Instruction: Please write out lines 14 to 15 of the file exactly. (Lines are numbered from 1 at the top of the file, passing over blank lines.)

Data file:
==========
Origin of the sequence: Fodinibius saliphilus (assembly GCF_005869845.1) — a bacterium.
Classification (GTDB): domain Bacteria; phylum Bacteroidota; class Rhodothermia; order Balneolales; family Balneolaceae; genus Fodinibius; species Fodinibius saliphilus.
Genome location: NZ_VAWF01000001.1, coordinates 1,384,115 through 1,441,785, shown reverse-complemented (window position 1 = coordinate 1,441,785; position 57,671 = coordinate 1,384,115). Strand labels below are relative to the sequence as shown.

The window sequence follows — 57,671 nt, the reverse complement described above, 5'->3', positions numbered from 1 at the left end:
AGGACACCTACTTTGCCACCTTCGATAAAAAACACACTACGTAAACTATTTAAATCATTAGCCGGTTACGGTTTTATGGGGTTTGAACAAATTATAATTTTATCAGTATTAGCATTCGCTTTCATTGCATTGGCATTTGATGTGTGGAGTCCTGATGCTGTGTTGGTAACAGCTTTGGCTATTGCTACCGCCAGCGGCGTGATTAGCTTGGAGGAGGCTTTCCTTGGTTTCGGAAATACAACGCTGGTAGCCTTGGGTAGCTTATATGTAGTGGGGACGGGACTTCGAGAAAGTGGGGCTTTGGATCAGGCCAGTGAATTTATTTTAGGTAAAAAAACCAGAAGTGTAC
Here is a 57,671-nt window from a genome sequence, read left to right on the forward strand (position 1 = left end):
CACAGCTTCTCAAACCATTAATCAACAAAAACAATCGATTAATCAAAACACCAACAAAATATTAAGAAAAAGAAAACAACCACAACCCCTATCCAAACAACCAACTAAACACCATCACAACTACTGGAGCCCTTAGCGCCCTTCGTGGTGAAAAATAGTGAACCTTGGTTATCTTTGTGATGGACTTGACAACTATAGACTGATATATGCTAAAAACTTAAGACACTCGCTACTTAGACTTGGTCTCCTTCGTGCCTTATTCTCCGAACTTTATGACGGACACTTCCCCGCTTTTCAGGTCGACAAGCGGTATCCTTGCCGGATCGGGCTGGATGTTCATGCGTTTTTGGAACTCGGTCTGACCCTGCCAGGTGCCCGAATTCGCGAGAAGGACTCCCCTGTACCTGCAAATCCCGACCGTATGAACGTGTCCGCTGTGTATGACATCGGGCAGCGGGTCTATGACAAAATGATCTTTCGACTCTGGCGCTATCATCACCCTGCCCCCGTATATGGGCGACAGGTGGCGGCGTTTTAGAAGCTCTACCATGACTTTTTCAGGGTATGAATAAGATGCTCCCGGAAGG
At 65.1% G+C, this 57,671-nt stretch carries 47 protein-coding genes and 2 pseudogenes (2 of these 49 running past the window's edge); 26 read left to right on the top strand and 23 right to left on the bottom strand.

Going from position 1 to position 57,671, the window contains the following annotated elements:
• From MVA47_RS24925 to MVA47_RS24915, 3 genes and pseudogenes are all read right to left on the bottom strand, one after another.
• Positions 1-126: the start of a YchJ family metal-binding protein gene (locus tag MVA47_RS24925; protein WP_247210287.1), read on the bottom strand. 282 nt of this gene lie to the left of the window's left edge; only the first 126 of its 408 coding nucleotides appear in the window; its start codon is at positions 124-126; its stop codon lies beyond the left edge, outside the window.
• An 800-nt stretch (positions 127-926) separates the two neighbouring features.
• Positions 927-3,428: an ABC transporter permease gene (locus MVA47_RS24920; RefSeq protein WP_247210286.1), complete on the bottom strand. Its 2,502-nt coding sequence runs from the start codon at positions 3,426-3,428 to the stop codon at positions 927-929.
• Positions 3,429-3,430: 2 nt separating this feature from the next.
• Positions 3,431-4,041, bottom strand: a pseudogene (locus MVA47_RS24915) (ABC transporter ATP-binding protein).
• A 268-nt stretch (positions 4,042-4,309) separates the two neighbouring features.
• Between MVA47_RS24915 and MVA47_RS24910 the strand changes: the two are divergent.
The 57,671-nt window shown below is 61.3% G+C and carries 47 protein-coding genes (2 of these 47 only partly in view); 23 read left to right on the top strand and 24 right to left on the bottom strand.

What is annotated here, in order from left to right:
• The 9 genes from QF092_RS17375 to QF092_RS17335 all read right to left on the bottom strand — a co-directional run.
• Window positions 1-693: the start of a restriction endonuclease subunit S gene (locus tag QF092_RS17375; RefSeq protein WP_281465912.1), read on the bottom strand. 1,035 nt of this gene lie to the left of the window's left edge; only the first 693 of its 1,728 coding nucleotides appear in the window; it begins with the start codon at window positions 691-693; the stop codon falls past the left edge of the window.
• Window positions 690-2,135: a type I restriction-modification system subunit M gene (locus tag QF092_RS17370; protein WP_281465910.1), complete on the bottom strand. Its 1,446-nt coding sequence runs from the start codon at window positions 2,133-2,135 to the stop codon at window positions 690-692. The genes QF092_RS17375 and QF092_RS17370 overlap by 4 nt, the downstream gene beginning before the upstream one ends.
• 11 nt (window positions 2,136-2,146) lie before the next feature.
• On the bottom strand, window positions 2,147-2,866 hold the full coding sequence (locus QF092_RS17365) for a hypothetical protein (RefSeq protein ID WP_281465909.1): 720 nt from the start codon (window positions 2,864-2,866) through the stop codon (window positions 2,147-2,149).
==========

• Positions 3,429-3,430: 2 nt separating this feature from the next.
• Positions 3,431-4,041, bottom strand: a pseudogene (locus MVA47_RS24915) (ABC transporter ATP-binding protein).